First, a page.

I assure you, we must move when the Spirit moves. Dr. Henry Blackaby was not wrong when he said, “We should find where God is at work and join Him there.” But we must also be careful to realize that God often is at work in the background. We cannot always see the Hand of the Almighty, yet He is working His will to perform.

This week, I had a visit from the leader of Baptists in Latvia. Few leaders have greater vision for their country or a more well-defined plan to expand the work of the Kingdom through Baptists. Yet he said to me, “The ground is hard.” He and his little band of Baptists are plowing, planting, and watering with determination and great faith that one day there will be a great harvest. My heart resonates with his eyes of faith that even though there is no fruit on the vine and no cattle on the hills today, someday the Spirit will descend in great power and a harvest will come.

I want to challenge us as Oklahoma Baptists to be willing to join the pioneers—no, become pioneers—who are willing to charge the hard places of this world for the sake of the Gospel. Let us not shy away just because we do not see immediate fruit. May we be found faithful to plow, plant, and water the seed until the one Who gives the harvest reveals His mighty Hand. And yes, we can count it as a success when we take on the hard places knowing those who follow will be able to reap because we were willing to plant.

 

Anthony L. Jordan

Author: Anthony L. Jordan

View more articles by Anthony L. Jordan.

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  • LarryH.

    Dr. Jordan,
    Thank you for this timely article. We have just returned from leading a third group to do evangelistic missions at the annual Mardi Gras on the seedy streets of New Orleans, LA.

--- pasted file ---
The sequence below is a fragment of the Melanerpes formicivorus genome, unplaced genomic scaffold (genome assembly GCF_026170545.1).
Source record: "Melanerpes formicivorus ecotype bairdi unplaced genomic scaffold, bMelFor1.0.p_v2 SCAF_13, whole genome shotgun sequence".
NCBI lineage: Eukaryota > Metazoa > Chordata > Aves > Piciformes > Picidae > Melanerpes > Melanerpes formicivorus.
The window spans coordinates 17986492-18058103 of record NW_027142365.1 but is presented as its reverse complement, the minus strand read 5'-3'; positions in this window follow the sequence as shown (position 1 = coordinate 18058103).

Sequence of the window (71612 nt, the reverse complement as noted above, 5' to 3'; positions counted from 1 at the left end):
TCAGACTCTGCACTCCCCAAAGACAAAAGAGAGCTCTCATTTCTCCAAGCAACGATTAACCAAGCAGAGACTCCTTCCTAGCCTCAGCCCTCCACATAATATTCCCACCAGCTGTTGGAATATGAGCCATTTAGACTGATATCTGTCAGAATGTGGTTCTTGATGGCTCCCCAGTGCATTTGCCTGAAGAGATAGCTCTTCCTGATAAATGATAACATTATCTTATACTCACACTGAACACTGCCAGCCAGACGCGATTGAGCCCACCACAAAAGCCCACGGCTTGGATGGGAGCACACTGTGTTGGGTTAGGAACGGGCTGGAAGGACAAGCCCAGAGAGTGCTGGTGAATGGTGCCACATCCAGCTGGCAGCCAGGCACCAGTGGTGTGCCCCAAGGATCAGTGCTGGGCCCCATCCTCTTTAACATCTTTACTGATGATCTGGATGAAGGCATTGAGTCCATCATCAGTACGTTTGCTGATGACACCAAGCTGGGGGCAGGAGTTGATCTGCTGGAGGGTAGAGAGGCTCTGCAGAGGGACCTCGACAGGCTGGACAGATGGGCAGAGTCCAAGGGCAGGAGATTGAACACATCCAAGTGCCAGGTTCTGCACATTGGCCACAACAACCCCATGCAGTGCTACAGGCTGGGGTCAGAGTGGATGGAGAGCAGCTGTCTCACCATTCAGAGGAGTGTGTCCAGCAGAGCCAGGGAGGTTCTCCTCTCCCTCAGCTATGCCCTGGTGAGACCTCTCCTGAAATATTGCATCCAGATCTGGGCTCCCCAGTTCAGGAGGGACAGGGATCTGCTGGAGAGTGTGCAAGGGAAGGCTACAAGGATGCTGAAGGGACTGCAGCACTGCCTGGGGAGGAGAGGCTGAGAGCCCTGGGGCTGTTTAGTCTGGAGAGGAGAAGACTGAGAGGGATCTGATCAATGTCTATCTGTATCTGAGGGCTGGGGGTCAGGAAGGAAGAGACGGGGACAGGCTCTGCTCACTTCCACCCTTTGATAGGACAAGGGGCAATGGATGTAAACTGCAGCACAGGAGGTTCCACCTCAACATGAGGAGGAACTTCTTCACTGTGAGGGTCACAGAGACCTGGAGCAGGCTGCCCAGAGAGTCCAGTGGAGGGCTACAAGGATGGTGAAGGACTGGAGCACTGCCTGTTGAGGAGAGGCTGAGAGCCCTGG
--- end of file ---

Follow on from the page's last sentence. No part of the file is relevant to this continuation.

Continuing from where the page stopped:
It is always a hallelujah moment when soul(s) repent & believes within this dark surrounding.
    It’s also an abundant joy to see the faithfulness of men & women willing to answer the tough call to go into the hard places of the world.
    The stories of Gods mercy & grace abound unto salvation, but the soil of the hearts at this quasi religious festival of idols is more to the breaking up of the fallow ground.
    Your article was a strong reminder of the need to keep pressing forward, and to walk by faith and not sight only.
    So what was different on this years mission trip then previous years? The boldness of those who went earlier, planted seeds that flourished into new missionaries going this year. We were priviledged to serve along side four (4) churches from Frisco Association, including a couple of windows aged 70 years plus, each standing in the midst of Bourban Street witnessing to throngs of lost souls.
    Also some of the very people from around the globe that were gloriously saves at last years Mardi Gras returned to help with the mission out-reach.
    It is true that “many of us are prone to measure the success of our mission trips by the number of people saved” but your insight that we may take heart that those who follow will reap, is an immense enCOURAGEment!